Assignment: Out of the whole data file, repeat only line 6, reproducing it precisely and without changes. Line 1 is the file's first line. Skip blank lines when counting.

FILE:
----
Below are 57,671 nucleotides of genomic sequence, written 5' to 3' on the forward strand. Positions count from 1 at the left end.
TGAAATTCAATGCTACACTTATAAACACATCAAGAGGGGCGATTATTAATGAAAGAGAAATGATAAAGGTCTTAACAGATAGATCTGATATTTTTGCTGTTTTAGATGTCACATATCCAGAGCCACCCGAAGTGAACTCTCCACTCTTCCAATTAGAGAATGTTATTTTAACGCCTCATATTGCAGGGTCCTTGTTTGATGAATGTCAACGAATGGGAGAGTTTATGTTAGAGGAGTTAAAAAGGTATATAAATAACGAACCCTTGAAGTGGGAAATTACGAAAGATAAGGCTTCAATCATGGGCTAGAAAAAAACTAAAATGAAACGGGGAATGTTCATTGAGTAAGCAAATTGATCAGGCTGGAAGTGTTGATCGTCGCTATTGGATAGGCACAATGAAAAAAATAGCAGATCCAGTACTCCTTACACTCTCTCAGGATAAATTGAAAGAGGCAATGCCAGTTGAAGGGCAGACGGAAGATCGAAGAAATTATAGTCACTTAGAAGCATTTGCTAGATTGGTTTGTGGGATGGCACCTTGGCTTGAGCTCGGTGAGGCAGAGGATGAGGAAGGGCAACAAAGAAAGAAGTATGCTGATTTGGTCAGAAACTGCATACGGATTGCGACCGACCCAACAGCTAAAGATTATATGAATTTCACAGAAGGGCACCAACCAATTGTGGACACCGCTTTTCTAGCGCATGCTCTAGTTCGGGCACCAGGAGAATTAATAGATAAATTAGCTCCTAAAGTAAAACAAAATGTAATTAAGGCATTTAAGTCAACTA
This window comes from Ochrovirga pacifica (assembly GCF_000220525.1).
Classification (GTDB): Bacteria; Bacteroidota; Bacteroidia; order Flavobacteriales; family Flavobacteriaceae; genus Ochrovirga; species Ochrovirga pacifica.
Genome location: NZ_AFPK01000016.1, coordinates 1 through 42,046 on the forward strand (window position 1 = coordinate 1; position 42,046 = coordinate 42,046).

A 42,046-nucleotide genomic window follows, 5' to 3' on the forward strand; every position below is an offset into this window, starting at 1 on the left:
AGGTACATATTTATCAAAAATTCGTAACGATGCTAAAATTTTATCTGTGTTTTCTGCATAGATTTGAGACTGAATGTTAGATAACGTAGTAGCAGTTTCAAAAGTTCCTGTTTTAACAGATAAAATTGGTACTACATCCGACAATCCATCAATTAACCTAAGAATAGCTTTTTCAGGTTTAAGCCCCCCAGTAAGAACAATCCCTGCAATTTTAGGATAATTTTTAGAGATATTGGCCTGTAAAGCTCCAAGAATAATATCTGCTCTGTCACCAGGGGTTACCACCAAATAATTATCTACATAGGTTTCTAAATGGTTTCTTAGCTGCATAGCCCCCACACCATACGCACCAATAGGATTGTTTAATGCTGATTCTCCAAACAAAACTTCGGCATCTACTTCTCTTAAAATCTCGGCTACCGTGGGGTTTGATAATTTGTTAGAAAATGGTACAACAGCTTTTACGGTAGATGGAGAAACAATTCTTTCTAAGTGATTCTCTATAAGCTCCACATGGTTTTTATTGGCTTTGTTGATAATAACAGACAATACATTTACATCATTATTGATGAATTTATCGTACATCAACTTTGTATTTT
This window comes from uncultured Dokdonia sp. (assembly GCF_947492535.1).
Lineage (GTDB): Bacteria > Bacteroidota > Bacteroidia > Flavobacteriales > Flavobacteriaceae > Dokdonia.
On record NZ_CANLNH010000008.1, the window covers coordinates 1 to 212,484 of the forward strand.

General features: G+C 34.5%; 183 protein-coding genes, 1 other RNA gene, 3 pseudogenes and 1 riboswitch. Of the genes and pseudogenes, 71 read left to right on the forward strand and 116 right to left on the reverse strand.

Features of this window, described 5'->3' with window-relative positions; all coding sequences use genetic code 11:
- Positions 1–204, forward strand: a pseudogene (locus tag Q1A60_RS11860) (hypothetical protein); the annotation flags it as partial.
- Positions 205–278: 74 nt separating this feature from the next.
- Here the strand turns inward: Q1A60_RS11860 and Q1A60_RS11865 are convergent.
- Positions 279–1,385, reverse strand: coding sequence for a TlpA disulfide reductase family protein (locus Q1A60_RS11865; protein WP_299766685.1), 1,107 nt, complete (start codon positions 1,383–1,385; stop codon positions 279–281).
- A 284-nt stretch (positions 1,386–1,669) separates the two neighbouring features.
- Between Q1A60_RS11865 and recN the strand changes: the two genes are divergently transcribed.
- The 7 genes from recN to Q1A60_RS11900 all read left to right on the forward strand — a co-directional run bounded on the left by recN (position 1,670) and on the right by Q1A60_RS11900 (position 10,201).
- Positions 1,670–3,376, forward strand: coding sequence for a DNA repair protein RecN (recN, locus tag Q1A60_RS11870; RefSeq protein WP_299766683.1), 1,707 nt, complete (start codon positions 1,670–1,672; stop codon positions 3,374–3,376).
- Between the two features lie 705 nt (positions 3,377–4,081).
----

A 42,046-nucleotide genomic window follows, 5' to 3' on the forward strand; every position below is an offset into this window, starting at 1 on the left: